Additionally, the Zero Waste Program operates the Reusable Office Supply Exchange resulting in savings of an average of $20,000/year in purchase of new office supplies. There is no tracking for exact weights or volumes of materials that are re-distributed.
A brief description of any surplus department or formal office supplies exchange program that facilitates reuse of materials:
We are living in a digital age. Everyone on campus now has access to email. The University has worked to reduce paper announcements and incoming bulk mail through many years of hard work in developing mechanisms for campus users to remove themselves from hard copy mailing lists. There has been a notable though unmeasured reduction in printed materials coming into the Zero Waste Program. This includes an overall reduction in incoming unsolicited general announcements and bulk mail to departments.
A brief description of the institution's efforts to make materials available online by default rather than printing them:
The University of Oregon Recycled Paper policy favors use of soy based inks and waste reduction in printing and copying processes including but not limited to: making double side printing/copying a default, using 100% post consumer recycled paper is a default and utilizing non-toxic inks and dyes as well.
A brief description of any limits on paper and ink consumption employed by the institution:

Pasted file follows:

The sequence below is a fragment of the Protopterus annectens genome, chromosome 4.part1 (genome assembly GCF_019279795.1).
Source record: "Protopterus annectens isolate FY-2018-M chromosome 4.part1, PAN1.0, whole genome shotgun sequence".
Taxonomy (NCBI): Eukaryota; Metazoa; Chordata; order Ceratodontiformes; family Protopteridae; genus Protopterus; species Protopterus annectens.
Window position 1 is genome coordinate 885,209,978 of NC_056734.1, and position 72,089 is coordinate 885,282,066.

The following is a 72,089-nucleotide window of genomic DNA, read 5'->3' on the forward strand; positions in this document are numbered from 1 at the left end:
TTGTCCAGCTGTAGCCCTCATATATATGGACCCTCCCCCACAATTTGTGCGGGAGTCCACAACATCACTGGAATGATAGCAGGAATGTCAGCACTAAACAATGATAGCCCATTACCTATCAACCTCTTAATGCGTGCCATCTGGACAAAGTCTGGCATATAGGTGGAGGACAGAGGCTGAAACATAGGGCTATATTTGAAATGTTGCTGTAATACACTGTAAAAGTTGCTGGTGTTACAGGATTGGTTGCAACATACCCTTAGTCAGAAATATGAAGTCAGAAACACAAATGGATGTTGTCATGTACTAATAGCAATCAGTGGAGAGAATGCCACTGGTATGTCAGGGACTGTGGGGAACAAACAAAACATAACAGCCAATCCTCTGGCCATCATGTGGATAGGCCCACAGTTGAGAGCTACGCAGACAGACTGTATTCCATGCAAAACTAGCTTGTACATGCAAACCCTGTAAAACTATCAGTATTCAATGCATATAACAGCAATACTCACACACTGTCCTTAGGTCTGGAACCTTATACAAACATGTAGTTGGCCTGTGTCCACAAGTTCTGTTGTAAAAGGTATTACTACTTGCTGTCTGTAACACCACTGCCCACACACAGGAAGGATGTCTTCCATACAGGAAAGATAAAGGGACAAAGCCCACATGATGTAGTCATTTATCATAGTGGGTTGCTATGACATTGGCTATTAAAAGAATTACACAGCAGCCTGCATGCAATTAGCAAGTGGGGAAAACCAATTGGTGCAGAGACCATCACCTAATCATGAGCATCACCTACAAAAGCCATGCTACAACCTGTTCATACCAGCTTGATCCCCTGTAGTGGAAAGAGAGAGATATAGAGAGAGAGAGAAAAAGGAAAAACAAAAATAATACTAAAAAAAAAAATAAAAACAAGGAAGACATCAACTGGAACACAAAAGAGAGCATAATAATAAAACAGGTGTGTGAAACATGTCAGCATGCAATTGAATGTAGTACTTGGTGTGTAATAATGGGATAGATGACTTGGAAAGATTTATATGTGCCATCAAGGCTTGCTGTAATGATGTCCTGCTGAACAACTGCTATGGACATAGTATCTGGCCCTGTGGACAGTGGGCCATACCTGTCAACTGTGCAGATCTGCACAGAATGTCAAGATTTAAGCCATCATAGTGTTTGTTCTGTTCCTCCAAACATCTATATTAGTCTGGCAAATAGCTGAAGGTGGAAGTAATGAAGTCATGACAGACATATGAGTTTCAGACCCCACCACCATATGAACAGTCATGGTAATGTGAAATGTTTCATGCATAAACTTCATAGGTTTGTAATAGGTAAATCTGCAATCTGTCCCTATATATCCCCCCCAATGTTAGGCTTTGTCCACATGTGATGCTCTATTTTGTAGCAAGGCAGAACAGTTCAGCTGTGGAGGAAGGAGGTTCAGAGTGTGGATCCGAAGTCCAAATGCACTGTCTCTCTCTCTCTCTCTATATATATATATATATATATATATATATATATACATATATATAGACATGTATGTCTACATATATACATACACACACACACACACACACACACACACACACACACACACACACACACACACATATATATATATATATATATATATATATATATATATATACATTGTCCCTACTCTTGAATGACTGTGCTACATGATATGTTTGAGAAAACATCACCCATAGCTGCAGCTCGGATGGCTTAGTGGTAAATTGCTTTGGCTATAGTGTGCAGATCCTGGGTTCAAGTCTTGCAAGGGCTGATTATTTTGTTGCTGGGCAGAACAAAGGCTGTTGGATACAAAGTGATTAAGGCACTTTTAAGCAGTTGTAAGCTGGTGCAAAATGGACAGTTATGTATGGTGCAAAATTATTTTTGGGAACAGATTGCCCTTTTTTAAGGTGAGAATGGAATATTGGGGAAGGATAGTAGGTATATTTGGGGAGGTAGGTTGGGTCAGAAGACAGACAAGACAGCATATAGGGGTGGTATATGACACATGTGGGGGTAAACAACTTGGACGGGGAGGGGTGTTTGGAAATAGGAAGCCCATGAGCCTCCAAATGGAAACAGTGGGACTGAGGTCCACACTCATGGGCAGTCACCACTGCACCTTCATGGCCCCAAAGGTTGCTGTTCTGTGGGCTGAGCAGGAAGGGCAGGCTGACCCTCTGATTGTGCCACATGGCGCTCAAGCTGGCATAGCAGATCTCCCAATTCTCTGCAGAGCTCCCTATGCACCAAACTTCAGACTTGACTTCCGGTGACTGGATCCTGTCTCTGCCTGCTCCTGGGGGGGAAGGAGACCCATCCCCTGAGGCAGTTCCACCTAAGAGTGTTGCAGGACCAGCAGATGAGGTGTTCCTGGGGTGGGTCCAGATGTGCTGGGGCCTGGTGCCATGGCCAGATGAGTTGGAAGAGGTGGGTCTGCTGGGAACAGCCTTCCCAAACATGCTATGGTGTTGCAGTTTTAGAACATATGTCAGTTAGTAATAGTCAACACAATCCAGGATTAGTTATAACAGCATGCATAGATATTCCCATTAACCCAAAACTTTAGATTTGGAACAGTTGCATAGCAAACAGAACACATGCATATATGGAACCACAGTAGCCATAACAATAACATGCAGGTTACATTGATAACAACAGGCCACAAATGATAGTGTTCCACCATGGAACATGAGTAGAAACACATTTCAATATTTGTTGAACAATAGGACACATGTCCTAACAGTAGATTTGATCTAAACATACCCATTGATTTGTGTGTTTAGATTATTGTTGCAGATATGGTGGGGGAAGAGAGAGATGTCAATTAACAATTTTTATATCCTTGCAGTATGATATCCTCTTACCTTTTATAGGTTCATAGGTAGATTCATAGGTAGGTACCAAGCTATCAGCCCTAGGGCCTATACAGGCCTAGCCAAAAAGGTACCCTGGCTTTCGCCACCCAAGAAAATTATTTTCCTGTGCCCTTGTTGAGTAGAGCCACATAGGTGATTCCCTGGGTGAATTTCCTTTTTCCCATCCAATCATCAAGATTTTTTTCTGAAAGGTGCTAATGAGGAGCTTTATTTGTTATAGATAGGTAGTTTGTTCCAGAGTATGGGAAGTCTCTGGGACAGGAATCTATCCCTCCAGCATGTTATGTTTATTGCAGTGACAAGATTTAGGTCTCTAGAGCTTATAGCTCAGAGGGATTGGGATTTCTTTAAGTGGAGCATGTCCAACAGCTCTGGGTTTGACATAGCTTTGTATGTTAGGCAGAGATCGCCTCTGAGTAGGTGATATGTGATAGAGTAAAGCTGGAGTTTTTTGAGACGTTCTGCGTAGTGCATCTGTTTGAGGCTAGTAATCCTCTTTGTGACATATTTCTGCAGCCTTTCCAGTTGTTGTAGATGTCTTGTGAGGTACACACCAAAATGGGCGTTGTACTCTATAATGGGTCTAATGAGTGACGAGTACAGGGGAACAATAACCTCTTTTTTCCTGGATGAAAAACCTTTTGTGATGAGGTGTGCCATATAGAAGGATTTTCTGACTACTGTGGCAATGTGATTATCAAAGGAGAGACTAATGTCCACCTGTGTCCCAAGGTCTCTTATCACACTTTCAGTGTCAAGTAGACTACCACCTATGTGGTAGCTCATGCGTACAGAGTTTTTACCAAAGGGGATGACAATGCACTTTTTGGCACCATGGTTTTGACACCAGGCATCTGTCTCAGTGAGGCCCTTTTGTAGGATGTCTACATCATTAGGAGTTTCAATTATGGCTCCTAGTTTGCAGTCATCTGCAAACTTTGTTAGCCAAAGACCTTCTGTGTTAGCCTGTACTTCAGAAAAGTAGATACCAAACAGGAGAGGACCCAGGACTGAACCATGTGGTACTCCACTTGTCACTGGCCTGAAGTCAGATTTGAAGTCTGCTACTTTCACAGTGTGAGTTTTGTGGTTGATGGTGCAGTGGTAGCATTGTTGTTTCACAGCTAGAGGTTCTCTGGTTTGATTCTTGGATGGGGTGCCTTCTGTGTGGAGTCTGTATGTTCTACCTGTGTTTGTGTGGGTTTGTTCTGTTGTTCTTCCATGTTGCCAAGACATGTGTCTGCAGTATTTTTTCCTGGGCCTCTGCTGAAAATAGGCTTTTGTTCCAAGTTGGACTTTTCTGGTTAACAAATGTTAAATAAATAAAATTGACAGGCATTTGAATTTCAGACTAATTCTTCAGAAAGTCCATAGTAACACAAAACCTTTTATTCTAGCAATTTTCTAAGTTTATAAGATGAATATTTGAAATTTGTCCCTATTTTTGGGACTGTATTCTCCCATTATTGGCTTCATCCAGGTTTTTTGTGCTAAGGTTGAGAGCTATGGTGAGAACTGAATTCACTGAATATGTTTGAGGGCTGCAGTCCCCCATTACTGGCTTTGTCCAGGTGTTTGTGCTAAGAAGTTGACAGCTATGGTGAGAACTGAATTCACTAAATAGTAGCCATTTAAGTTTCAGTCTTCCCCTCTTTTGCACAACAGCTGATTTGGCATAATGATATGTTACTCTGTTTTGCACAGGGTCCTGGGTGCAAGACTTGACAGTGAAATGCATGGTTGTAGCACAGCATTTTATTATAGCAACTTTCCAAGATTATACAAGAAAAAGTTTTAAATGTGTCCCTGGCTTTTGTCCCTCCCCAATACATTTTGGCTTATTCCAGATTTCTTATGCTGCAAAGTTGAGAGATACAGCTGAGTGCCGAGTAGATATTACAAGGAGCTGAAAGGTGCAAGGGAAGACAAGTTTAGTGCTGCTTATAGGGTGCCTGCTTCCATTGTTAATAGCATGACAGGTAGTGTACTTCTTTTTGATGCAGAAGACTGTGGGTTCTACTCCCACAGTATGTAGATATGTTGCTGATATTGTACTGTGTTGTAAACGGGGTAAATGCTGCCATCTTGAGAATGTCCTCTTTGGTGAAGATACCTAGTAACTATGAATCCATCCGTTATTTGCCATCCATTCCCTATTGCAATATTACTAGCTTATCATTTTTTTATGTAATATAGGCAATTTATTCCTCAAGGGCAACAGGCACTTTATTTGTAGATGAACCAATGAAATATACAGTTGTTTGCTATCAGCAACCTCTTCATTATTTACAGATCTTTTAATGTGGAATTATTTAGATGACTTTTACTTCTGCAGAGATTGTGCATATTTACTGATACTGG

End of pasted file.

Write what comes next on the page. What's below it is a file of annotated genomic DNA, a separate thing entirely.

The Zero Waste Program has a move-in and move-out recovery program that has been highly successful. For move-ins, the focus is on recovering packaging, stretch wrap and cardboard. During move-outs week, the Zero Waste Program coordinates up to 100 volunteers to support our charitable donation and material recover efforts. For 2014-15, 33.4 tons of reusables were donated to a family center to re-distribute to low-income families.
Additionally, the University has made a concerted effort to expand information and opportunities to students living off-campus to donate and recycle when moving out. This effort continues to grow.
A brief description of any programs employed by the institution to reduce residence hall move-in/move-out waste:
Other projects include a reusable lost and found water bottle collection, washing and labeling for re-distribution campus wide. There are also specialized areas where reusables are collected.
A brief description of any other (non-food) waste minimization strategies employed by the institution:
The Zero Waste Program does periodic food waste audits as opportunities arise.
A brief description of any food waste audits employed by the institution:
The food service areas all compost pre-consumer and post-consumer food waste and other compostables. Cooked and not served food is donated to a local food bank.
A brief description of any programs and/or practices to track and reduce pre-consumer food waste in the form of kitchen food waste, prep waste and spoilage: